2017 To Walk the Earth in Safety: South and Central Asia--The Expeditionary Nature of Demining in the Afghan Highlands
In Afghanistan, significant numbers of traditional communities eke out a living on grassland plateaus high in the mountain ranges by raising goats and sheep for their own subsistence and modest trading. Shepherds have grazed their flocks in these areas for a century or more, but in recent decades their work has been made more hazardous, at times by active conflict, and more constantly by landmine contamination. Soviet forces and Mujahideen fighters, followed by Northern Alliance groups and Taliban forces, sought to establish posts and bases on ridgelines above villages and valleys for surveillance and to control the high ground during fighting. Frequently, these groups laid mines around their posts, and therefore much of the remaining contamination is found on steep hillsides and hilltops.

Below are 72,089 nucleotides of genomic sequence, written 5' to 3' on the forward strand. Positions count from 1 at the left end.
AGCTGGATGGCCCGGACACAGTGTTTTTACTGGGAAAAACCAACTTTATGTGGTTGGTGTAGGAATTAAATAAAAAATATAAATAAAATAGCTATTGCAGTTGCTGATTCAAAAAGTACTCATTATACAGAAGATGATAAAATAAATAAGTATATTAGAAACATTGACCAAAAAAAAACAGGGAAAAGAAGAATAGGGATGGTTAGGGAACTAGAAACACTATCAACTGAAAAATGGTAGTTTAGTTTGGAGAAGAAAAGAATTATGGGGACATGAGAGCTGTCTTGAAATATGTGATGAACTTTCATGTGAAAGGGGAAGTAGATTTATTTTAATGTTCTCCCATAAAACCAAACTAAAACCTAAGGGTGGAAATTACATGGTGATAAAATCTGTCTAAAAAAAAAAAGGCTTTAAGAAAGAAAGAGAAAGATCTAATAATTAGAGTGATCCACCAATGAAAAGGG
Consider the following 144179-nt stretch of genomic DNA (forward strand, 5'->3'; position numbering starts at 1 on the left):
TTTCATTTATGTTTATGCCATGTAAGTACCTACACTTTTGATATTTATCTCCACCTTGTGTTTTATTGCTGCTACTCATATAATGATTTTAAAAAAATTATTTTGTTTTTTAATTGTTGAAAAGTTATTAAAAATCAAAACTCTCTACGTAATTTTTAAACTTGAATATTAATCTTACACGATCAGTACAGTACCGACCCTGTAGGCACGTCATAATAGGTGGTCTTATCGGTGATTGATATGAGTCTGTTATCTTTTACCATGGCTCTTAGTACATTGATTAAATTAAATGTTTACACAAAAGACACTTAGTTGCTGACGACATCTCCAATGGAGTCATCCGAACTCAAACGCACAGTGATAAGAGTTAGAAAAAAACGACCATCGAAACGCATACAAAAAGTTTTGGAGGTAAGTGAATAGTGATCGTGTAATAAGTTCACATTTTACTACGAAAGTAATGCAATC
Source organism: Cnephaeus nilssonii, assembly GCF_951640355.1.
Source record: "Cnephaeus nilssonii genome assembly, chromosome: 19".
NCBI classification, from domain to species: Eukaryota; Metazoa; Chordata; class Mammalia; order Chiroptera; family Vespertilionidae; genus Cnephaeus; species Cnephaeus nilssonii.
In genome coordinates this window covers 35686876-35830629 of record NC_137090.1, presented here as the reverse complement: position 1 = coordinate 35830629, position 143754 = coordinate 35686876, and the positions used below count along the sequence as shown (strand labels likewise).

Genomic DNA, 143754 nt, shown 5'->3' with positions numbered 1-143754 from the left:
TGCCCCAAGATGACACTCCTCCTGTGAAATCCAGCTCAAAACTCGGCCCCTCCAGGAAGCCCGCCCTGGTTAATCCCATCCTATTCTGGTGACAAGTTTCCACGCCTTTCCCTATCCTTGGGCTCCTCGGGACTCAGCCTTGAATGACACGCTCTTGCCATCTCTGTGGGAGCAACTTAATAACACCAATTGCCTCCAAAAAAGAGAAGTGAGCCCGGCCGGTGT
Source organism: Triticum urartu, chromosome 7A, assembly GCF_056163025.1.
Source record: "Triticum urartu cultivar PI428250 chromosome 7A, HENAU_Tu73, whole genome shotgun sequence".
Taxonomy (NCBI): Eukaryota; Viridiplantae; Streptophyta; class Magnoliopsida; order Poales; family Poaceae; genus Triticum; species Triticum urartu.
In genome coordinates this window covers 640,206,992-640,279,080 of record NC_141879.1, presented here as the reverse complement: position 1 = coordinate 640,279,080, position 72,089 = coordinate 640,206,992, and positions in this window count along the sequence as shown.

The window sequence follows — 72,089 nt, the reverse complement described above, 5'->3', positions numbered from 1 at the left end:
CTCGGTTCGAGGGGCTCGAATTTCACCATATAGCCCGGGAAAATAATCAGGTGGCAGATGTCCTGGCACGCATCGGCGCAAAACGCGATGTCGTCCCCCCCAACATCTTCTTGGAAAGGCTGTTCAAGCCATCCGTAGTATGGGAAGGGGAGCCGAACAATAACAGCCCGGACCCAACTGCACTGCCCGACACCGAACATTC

Manual demining teams represent the bulk of operational capacity in Afghanistan because they are the most efficient and cost-effective method for conducting clearance in mountainous areas. The Afghanistan Technical Consultants (ATC) utilized donkeys to carry equipment to their high-mountain camps to conduct clearance operations, as most hazards within Chaharikar and Salang Districts of Parwan Province are located near the top of mountains. With no roads for vehicles, the donkeys had to pack in everything needed for the operations: demining equipment, safety equipment, medical supplies for emergencies, tents, food, clothing, and communications gear. Planning these expeditions is complex and must be thorough. Using narrow footpaths, some journeys to the camps take three to four hours. The same donkeys used to carry heavy equipment up the trails are also relied upon to evacuate casualties if needed. These “beasts of burden,” by providing support to demining operations, help grant local shepherds access to more grassland and more peace of mind for their own safety and the protection of their flocks and livelihoods.